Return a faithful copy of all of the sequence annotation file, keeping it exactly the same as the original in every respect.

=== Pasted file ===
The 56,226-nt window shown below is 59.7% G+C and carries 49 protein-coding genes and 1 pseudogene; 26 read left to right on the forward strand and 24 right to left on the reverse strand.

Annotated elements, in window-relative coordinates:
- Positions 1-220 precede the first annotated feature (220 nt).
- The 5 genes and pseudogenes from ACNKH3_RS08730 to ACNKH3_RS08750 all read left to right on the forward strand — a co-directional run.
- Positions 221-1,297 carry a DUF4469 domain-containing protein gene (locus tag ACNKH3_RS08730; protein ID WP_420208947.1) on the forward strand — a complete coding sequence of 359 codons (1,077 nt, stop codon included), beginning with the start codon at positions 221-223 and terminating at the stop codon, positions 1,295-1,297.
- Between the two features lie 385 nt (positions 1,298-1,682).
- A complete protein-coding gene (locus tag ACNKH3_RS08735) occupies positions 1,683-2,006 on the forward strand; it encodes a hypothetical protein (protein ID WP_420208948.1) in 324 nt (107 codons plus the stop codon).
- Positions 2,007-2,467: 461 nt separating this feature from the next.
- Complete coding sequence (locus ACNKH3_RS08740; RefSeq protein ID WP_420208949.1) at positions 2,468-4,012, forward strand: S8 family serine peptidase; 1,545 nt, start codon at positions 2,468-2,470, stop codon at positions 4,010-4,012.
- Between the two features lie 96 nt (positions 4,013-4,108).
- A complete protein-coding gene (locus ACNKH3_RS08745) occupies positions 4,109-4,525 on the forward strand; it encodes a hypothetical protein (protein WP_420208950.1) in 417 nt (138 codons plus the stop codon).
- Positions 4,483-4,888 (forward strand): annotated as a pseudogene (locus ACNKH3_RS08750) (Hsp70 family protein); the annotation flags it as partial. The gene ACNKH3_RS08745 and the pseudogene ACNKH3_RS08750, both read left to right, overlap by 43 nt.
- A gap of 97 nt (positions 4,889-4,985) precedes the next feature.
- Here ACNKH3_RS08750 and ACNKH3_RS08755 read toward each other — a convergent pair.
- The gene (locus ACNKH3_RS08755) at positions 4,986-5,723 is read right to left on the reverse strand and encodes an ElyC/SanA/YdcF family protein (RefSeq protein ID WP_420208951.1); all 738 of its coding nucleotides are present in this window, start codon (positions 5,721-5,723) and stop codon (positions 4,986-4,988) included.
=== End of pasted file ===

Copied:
The 56,226-nt window shown below is 59.7% G+C and carries 49 protein-coding genes and 1 pseudogene; 26 read left to right on the forward strand and 24 right to left on the reverse strand.

Annotated elements, in window-relative coordinates:
- Positions 1-220 precede the first annotated feature (220 nt).
- The 5 genes and pseudogenes from ACNKH3_RS08730 to ACNKH3_RS08750 all read left to right on the forward strand — a co-directional run.
- Positions 221-1,297 carry a DUF4469 domain-containing protein gene (locus tag ACNKH3_RS08730; protein ID WP_420208947.1) on the forward strand — a complete coding sequence of 359 codons (1,077 nt, stop codon included), beginning with the start codon at positions 221-223 and terminating at the stop codon, positions 1,295-1,297.
- Between the two features lie 385 nt (positions 1,298-1,682).
- A complete protein-coding gene (locus tag ACNKH3_RS08735) occupies positions 1,683-2,006 on the forward strand; it encodes a hypothetical protein (protein ID WP_420208948.1) in 324 nt (107 codons plus the stop codon).
- Positions 2,007-2,467: 461 nt separating this feature from the next.
- Complete coding sequence (locus ACNKH3_RS08740; RefSeq protein ID WP_420208949.1) at positions 2,468-4,012, forward strand: S8 family serine peptidase; 1,545 nt, start codon at positions 2,468-2,470, stop codon at positions 4,010-4,012.
- Between the two features lie 96 nt (positions 4,013-4,108).
- A complete protein-coding gene (locus ACNKH3_RS08745) occupies positions 4,109-4,525 on the forward strand; it encodes a hypothetical protein (protein WP_420208950.1) in 417 nt (138 codons plus the stop codon).
- Positions 4,483-4,888 (forward strand): annotated as a pseudogene (locus ACNKH3_RS08750) (Hsp70 family protein); the annotation flags it as partial. The gene ACNKH3_RS08745 and the pseudogene ACNKH3_RS08750, both read left to right, overlap by 43 nt.
- A gap of 97 nt (positions 4,889-4,985) precedes the next feature.
- Here ACNKH3_RS08750 and ACNKH3_RS08755 read toward each other — a convergent pair.
- The gene (locus ACNKH3_RS08755) at positions 4,986-5,723 is read right to left on the reverse strand and encodes an ElyC/SanA/YdcF family protein (RefSeq protein ID WP_420208951.1); all 738 of its coding nucleotides are present in this window, start codon (positions 5,721-5,723) and stop codon (positions 4,986-4,988) included.